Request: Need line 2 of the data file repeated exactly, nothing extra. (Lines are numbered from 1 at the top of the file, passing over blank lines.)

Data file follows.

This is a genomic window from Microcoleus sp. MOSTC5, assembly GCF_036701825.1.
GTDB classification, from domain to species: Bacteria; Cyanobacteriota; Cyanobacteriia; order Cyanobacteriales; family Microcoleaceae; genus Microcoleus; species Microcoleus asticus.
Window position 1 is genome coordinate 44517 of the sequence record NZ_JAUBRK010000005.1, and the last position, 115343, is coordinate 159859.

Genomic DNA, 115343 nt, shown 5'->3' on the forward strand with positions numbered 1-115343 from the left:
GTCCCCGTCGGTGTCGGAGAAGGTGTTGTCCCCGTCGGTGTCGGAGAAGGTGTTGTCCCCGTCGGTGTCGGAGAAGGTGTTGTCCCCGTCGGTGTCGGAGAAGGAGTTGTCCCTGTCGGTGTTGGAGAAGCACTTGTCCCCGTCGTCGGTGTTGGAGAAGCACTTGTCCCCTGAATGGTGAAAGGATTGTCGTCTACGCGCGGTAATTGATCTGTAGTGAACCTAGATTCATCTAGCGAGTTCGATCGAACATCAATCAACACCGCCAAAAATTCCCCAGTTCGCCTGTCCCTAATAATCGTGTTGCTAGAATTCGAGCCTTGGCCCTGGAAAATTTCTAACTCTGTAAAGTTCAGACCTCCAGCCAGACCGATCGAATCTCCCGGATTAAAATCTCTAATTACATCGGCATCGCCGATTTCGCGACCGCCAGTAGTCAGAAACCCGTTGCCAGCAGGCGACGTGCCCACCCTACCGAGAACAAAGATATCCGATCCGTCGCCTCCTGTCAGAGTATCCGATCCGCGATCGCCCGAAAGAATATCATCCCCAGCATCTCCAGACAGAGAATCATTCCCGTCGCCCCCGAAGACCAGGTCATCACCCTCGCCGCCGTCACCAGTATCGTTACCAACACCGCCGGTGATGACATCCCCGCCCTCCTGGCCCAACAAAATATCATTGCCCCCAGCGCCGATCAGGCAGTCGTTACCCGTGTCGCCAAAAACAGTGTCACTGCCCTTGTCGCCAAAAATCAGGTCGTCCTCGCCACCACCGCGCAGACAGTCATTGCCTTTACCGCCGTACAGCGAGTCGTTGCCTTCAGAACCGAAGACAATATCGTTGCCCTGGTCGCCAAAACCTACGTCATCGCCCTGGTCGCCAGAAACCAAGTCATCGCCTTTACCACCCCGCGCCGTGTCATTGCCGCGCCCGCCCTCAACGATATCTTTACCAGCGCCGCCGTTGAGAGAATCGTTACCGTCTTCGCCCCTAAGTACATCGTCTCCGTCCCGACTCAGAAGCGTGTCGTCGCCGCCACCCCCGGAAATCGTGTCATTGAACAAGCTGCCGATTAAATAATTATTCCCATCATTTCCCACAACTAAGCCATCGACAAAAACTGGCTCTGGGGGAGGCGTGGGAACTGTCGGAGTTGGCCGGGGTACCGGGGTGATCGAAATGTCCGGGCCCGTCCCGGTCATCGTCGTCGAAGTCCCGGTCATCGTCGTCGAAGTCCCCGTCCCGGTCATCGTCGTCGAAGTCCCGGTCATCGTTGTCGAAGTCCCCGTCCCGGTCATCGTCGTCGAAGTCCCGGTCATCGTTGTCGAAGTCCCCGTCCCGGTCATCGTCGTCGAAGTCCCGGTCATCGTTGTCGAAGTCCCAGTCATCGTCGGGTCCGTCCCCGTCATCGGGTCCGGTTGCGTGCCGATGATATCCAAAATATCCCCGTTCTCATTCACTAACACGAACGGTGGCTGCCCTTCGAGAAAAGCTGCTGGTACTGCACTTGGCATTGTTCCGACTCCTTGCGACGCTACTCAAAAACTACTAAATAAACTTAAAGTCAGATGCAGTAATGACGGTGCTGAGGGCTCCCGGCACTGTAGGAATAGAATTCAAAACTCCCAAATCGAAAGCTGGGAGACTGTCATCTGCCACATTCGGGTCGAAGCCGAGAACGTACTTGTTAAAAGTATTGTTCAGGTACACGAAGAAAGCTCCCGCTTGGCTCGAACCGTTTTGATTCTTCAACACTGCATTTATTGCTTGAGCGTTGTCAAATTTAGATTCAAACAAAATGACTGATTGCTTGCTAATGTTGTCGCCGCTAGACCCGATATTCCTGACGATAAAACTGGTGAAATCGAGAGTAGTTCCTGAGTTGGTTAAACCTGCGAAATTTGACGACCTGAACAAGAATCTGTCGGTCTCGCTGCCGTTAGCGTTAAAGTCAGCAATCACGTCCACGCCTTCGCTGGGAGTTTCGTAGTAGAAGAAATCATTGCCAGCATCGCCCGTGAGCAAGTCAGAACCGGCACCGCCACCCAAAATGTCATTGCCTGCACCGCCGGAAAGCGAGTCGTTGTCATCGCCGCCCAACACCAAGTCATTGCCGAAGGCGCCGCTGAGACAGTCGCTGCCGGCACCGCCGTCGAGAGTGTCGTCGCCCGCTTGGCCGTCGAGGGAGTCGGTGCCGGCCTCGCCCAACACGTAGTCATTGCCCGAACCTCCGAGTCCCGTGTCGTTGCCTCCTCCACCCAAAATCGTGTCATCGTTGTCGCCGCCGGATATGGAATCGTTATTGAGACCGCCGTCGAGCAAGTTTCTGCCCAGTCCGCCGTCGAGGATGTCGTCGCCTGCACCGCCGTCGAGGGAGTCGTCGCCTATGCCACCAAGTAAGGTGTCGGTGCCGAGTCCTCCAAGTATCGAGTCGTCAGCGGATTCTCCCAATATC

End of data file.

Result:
GTDB classification, from domain to species: Bacteria; Cyanobacteriota; Cyanobacteriia; order Cyanobacteriales; family Microcoleaceae; genus Microcoleus; species Microcoleus asticus.